Last month, the owners of the Golden State Warriors approached the National Basketball Association for approval to sell a minority stake in the team – not to another business Mogul, but to a publicly traded blanc-check company that The firm was partnered with a private equity firm, The Post has learned.
Sources said the unnamed institutional buyer – who, according to sources, had the backing of minority boss Silath Valley tycoon Palath Pipatiyati in the Warriors – was confident that the NBA would fix him to buy the stake, sources said.
But the NBA’s advisory / finance committee made a decision and the Warriors withdrew the request, realizing it was dead, according to three people familiar with the matter.
The failed game comes as professional sports teams – from the NBA to Major League Baseball – are squeezed by the epidemic, which has now evacuated arenas and stadiums for a year. The losses of the team at large have crushed the capital to investors. Many of them are now looking for an exit, but are finding that there is a shortage of ready or able-bodied individuals to move to their place.
Enter Wall Street Pandemic RedBall Acquisition Corp. And has opened the floodgates of financial institutions with names like Arctos Sports Partners.
If they are successful, it can change the face of professional sports forever, but thus they have trouble completing a single deal.
Sources said billionaire owner Glenn Taylor of Minnesota Timberwells went to the NBA a few months ago to buy small bets in teams with a pitch to sell to Arctos, a private-equity firm formed in 2019. Sources said the idea was shot down because the Arctos were not approved by the NBA.
Arctos recently filed to raise funds through a blank-check company, which would be used to buy bets in basketball or baseball teams that needed capital to cover losses. This is happening even when neither the NBA nor the MLB have approved the controversial idea.
Also known as SPACs, or special-purpose acquisition corporations, blank-check companies list themselves on a public exchange such as the NYSE to merge with the business and make it public.
According to SPACInsider, including Arctos, Sports is now looking to buy five SPAC stakes in the sports franchise, raising $ 275 million on February 23 for an empty check company on the NYSE.
The goal acquisition, formed by former agent David Falk of NBA veteran Michael Jordan this month, raised $ 225 million after being listed on the Nasdaq stock market. Sports franchise. . . Are facing huge pressure on cash flow, leaving ownership groups without hunger, nor liquidity to continue franchise funding for an undetermined period, ”it told investors in its prospectus.
The SportsTech acquisition, formed by former Houston Astros general manager Jeff Luhoven, raised $ 150 million last week via Nasdaq. Sports Ventures Acquisition Corp, formed by sports investment banker Rob Tillis, completed a $ 230 million IPO on 6 January.
Sources say that various SPAC owners have contacted almost every NBA owner in the past year. And there are many NBA owners – especially small minority owners – who want the option of selling to entities, these people added.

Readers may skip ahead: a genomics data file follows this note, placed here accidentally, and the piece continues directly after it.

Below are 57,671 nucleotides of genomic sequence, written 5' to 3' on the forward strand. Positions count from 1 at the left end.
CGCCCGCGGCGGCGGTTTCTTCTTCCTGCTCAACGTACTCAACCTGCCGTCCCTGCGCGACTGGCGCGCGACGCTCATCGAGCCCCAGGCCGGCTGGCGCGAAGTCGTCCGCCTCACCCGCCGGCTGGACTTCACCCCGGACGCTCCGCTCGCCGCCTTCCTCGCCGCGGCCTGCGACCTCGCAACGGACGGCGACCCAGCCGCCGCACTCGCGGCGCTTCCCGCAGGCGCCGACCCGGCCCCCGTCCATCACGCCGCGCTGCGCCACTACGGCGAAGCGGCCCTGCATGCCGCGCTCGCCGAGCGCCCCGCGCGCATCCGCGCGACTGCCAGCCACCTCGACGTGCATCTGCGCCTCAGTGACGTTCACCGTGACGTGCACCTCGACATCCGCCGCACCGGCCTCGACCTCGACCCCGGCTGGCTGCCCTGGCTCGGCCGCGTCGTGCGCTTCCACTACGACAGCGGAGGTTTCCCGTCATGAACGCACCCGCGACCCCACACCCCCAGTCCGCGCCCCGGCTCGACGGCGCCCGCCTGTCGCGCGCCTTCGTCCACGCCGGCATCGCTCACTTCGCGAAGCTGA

Sources said that in fact, some corners of NBA ownership are causing frustration with how the NBA, under the leadership of Commissioner Adam Silver, is slowly working on a solution.
“The pressure on Adam is staggering,” a source in the NBA office said.
In July, the NBA opened the door to Dial Capital Partners – a private capital-equity firm – a unit of Wall Street investment firm Nuburger Burman, to buy small minority bets in NBA teams. Sources said Dial has entered into agreements with some owners, but cannot complete the deal until the completion of the new fund due next month.
The NBA is also interviewing buyout firms beyond Dyal. In letting them in, Silver may need to loosen the NBA’s ownership rules. Specifically, the funds have asked him to forgive the current rule that says the NBA can force any owner at any time who finds that it is bad for the league.
A source said, “Private-equity firms are super keen but the current provision is a non-starter.”
With private equity coming into more headlines than SPACs, Joe Lacob, the majority owner of the Warriors, now private equity only in his efforts to sell at least a 5 percent stake of the epidemic-fueled money-losing team, including billionaire Howard Marks. Talking to firms. Oaktree Capital Management, sources said.
In response to the Warriors’ request to the SPAC last month, the NBA raised concerns that investing these publicly traded entities into teams could artificially lower their values. Once a share of a team also starts trading on the public stock exchange, its valuation will be subject to the will of the investors.
NBA sources said that the ownership of SPAC could similarly help the league financially exposed through public filings.
Currently, the publicly traded NBA team is the New York knock of billionaire James Dolan. It is owned by Madison Square Garden Sports, which does not disclose the team’s finances.
The SPACs are also selecting MLB teams. RedBall Acquisition Corp, which raised $ 500 million in August last year, has been in talks for months to buy a stake in Fenway Sports Group, which controls the Boston Red Sox and Liverpool FC football team, but an agreement for a price Has failed to reach. Sources said
Three-fourths of MLB owners must also approve a minority stake sale to an SPAC. But whether they will fix it is an open question – a source said that many baseball owners have told them they will vote on seeing it.
This is why some Wall Streeters feel that basketball, not baseball, will be the next frontier for complex financial instruments.
“Baseball people are dinosaurs,” a sports financier said. “NBA is a forward-looking league. If it is going to happen, it is going to be there. “